New Ribera offers clues to his youth

'Saint Jerome Writing' is now attributed to the Spanish 17th-century painter The Prado Museum is helping clear up doubts about his mysterious early years

Restorer Almudena Sánchez, with 'Saint Jerome Writing,' newly attributed to José de Ribera.
Restorer Almudena Sánchez, with 'Saint Jerome Writing,' newly attributed to José de Ribera.Carlos Rosillo

His youth has been shrouded in mystery and scholarly controversy. But now, the Prado Museum has taken a step that will help clear the fog of ignorance surrounding the early years of José de Ribera, the 17th-century Spanish painter who was popularly known as Lo Spagnoletto (The little Spaniard) after moving to Italy and pursuing most of his career there.

The Madrid museum has restored Saint Jerome Writing , a painting from 1615 now attributed to Ribera, who was 24 at the time. Before reaching this point, however, the artwork had been attributed to a variety of other artists and had numerous other homes. It is the second early Ribera to hang at the Prado following the gallery's purchase of The Raising of Lazarus at a New York auction for 2.5 million euros in 2001. Saint Jerome Writing , say the Prado experts, provides a window on Ribera's "quality and originality during his early active years, which was a highly singular period in his career."

Until recently, Saint Jerome Writing was kept at the Christopher Columbus museum in Las Palmas de Gran Canaria and was believed to be the work of Valencian painter Esteban March. Before that, it had belonged to the collection of Isabel de Farnesio, the Queen Consort of Spain from 1714 to 1724. By the time the painting first reached the Prado in the 19th century, it was attributed to Massimo Stanzioni, a painter who, like Ribera, was greatly influenced by Caravaggio. From there, it moved on to the Columbus museum in 1940. It was only recently that the Caravaggio expert Gianni Papi identified it as a Ribera, after being alerted by an art specialist.

The expert noted its resemblance to other Ribera paintings from 1615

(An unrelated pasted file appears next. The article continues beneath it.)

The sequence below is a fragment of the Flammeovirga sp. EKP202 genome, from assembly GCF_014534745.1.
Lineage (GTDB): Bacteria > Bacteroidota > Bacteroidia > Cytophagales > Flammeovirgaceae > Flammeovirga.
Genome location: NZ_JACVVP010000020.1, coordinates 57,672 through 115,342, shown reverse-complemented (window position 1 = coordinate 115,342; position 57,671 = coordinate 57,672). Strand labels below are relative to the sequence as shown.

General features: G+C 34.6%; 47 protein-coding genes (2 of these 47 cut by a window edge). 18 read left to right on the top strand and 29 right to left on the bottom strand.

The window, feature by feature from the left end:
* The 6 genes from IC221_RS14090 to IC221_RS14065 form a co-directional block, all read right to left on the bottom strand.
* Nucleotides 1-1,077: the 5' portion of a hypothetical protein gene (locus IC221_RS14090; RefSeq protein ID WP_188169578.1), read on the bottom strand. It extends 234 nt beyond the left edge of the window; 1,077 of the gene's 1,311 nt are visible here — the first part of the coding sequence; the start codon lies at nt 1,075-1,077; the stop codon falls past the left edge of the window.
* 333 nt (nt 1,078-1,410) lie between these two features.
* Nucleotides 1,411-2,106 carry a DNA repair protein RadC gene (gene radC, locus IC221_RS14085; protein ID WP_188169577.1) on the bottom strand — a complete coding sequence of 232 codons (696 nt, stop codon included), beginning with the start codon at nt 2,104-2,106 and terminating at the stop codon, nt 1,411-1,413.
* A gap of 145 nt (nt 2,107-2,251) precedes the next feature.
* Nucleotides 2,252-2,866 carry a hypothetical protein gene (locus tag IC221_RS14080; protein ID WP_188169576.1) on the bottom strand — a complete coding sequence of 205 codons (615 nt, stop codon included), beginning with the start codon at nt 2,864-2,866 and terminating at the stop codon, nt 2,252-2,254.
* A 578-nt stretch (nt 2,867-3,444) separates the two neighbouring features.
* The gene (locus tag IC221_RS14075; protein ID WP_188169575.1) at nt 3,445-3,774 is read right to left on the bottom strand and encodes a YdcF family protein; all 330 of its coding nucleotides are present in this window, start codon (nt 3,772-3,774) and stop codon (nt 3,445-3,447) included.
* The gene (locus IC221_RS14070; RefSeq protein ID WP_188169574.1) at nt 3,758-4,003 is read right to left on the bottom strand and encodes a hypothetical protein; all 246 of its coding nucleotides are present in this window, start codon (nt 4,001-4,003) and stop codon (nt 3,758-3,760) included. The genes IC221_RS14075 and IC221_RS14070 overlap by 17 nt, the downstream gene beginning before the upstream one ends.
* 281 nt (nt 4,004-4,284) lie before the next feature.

Papi based his conclusions on the resemblance between the composition and style of this piece and other paintings done by Ribera around 1615. Saint Jerome Writing shares with them "a very Tenebrist use of light" and "great descriptive precision."

"There's the composition, the pictorial structure, the lighting strategy," adds restorer Almudena Sánchez. She explained that when the 158-centimeter-by-98-centimeter oil painting first came to her, it looked "dull and dark" and had sustained damage to its perimeter from moisture and wood-eating insects. Besides that, the layers of varnish had rusted, and were unevenly distributed. Restoring it was a "laborious and delicate" process, she said. The end result is a painting where "we recovered the light that falls down from above, allowing viewers to observe the transitions between light and shadow."

Saint Jerome Writing , which now hangs in a room called " En la senda de Caravaggio " (On the trail of Caravaggio) at the Prado, next to The Raising of Lazarus , also reflects Ribera's own take on the teachings of the Italian master, who is considered the first great Baroque painter.

Javier Portús, chief curator of Spanish painting at the Prado, emphasizes that the painting lets people understand the artist's evolution through the subject matter. There are now over 40 Riberas at the Madrid museum. Besides Saint Jerome Writing , there are two other works on the same subject dating from 1644 and 1652, the year of his death. These two late paintings, says Portús, clearly show "nervous" brush strokes to represent the penitent image of the saint who translated the Bible into Latin, which was very relevant in Catholic countries during the Counter-Reformation of the 16th century.

Saint Jerome, painted by José de Ribera in 1644.
Saint Jerome, painted by José de Ribera in 1644.

Starting with this 1615 depiction of Saint Jerome and ending with his two last renditions, Portús notes that "we see a Ribera who is very sensitive to the colors of the Venetians, who progresses towards the expressiveness of color and brush strokes."

Yet the earlier work shows a very different style where individual strokes can barely be made out. This historian stressed the importance of having a new Ribera at the Prado, which considers itself an internationally minded institution. "He was a Spanish painter, but also an Italian one," says Portús. "His work, which influenced the evolution of Spanish 17th-century art enormously, helps us to understand the Spanish school."

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